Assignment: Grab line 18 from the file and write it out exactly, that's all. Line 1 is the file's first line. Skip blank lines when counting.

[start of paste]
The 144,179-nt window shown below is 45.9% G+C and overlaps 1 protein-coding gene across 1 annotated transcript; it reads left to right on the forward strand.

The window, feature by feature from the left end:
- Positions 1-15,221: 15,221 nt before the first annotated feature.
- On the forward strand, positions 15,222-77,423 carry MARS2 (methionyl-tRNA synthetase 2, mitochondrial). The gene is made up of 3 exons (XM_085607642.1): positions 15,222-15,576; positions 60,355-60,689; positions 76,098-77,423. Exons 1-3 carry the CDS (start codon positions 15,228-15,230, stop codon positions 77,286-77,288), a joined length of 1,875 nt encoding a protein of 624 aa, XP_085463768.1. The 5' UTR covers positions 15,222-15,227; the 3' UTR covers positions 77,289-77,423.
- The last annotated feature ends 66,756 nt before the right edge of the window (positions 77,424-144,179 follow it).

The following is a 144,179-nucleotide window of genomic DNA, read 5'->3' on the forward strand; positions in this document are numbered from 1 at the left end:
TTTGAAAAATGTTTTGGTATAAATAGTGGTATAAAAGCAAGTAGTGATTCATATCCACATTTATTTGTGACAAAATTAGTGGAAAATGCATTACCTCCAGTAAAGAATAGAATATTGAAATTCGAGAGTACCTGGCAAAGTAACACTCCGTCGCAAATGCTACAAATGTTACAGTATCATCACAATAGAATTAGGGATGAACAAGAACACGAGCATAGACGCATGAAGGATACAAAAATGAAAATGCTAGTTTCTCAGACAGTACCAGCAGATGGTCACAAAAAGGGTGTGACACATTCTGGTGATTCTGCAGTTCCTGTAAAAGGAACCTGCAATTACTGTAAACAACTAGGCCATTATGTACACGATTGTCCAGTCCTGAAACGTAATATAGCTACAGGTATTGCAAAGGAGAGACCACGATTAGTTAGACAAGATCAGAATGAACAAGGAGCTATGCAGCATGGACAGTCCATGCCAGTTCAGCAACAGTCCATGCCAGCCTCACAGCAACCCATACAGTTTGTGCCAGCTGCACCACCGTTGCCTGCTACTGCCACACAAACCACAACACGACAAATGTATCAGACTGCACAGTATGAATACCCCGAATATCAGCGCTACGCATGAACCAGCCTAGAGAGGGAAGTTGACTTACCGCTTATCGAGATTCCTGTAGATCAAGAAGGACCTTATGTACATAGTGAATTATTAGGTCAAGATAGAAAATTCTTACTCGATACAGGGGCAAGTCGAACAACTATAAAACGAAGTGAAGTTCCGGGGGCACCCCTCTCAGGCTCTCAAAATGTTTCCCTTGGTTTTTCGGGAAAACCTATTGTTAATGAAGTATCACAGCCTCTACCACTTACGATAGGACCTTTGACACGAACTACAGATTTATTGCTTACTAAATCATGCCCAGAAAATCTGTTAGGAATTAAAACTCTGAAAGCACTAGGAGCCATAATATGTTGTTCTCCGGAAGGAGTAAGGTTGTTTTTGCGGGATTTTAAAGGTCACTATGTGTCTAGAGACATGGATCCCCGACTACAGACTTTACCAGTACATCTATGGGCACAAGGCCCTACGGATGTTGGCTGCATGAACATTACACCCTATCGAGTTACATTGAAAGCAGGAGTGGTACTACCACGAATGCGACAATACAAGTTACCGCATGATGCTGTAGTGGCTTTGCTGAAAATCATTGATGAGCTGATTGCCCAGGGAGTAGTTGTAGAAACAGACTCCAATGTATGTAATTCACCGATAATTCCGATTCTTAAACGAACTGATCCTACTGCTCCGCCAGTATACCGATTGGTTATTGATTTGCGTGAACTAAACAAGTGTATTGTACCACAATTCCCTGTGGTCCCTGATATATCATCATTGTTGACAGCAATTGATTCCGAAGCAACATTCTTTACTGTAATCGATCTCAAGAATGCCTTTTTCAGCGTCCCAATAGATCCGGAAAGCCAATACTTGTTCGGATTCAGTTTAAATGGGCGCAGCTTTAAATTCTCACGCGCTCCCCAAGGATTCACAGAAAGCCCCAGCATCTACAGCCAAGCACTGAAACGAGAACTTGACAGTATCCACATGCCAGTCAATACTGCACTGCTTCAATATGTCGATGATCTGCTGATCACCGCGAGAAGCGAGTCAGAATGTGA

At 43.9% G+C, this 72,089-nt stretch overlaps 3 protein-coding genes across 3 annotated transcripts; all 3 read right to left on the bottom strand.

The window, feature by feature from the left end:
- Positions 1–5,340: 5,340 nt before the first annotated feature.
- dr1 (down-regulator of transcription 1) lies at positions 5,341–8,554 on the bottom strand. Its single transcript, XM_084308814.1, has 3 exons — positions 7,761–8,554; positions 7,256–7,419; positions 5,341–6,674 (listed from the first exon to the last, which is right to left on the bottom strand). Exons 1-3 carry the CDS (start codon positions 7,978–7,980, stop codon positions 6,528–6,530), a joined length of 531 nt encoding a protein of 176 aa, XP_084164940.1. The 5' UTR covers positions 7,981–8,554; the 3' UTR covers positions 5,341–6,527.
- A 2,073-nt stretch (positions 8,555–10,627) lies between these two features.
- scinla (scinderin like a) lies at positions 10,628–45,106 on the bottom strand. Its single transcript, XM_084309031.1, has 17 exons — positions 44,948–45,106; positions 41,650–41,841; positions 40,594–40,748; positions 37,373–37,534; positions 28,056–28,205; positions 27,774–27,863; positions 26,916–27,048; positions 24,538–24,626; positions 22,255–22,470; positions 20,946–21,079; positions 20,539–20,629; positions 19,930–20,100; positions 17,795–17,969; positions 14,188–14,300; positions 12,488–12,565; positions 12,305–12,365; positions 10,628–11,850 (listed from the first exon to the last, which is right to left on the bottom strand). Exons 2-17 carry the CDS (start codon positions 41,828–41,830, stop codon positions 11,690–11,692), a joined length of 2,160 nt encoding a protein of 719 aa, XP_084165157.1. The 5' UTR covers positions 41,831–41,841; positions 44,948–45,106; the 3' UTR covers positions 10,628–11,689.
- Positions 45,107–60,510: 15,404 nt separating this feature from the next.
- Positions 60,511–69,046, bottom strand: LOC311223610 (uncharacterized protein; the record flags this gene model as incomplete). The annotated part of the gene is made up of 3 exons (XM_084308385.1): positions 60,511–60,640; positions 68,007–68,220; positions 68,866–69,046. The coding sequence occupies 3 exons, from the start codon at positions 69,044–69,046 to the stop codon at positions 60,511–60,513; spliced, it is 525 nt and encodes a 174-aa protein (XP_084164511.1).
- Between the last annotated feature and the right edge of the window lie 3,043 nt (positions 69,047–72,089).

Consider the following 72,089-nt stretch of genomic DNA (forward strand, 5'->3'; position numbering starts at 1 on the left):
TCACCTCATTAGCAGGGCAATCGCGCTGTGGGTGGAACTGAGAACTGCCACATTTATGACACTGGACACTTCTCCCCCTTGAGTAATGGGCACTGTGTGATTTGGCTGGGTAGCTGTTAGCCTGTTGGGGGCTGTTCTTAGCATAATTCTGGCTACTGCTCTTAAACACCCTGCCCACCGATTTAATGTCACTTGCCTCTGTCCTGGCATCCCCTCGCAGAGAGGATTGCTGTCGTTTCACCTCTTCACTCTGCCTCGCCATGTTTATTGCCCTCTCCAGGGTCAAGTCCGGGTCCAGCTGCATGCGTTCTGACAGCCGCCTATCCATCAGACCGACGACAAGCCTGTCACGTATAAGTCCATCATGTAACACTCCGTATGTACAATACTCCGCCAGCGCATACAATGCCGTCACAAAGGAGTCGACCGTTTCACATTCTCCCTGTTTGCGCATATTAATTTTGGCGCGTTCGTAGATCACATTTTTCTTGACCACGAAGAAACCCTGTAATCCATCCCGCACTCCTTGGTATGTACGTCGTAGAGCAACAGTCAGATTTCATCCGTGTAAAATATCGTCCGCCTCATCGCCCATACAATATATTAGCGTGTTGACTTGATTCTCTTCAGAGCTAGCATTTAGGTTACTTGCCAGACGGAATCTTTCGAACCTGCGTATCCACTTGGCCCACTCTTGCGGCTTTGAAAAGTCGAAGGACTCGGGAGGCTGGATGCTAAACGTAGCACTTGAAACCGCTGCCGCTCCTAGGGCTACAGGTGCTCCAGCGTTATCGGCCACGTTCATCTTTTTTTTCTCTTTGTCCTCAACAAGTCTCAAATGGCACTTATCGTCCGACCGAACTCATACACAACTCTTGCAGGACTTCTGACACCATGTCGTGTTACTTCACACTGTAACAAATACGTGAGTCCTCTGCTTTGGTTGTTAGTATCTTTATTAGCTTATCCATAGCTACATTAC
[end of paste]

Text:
TCACCTCATTAGCAGGGCAATCGCGCTGTGGGTGGAACTGAGAACTGCCACATTTATGACACTGGACACTTCTCCCCCTTGAGTAATGGGCACTGTGTGATTTGGCTGGGTAGCTGTTAGCCTGTTGGGGGCTGTTCTTAGCATAATTCTGGCTACTGCTCTTAAACACCCTGCCCACCGATTTAATGTCACTTGCCTCTGTCCTGGCATCCCCTCGCAGAGAGGATTGCTGTCGTTTCACCTCTTCACTCTGCCTCGCCATGTTTATTGCCCTCTCCAGGGTCAAGTCCGGGTCCAGCTGCATGCGTTCTGACAGCCGCCTATCCATCAGACCGACGACAAGCCTGTCACGTATAAGTCCATCATGTAACACTCCGTATGTACAATACTCCGCCAGCGCATACAATGCCGTCACAAAGGAGTCGACCGTTTCACATTCTCCCTGTTTGCGCATATTAATTTTGGCGCGTTCGTAGATCACATTTTTCTTGACCACGAAGAAACCCTGTAATCCATCCCGCACTCCTTGGTATGTACGTCGTAGAGCAACAGTCAGATTTCATCCGTGTAAAATATCGTCCGCCTCATCGCCCATACAATATATTAGCGTGTTGACTTGATTCTCTTCAGAGCTAGCATTTAGGTTACTTGCCAGACGGAATCTTTCGAACCTGCGTATCCACTTGGCCCACTCTTGCGGCTTTGAAAAGTCGAAGGACTCGGGAGGCTGGATGCTAAACGTAGCACTTGAAACCGCTGCCGCTCCTAGGGCTACAGGTGCTCCAGCGTTATCGGCCACGTTCATCTTTTTTTTCTCTTTGTCCTCAACAAGTCTCAAATGGCACTTATCGTCCGACCGAACTCATACACAACTCTTGCAGGACTTCTGACACCATGTCGTGTTACTTCACACTGTAACAAATACGTGAGTCCTCTGCTTTGGTTGTTAGTATCTTTATTAGCTTATCCATAGCTACATTAC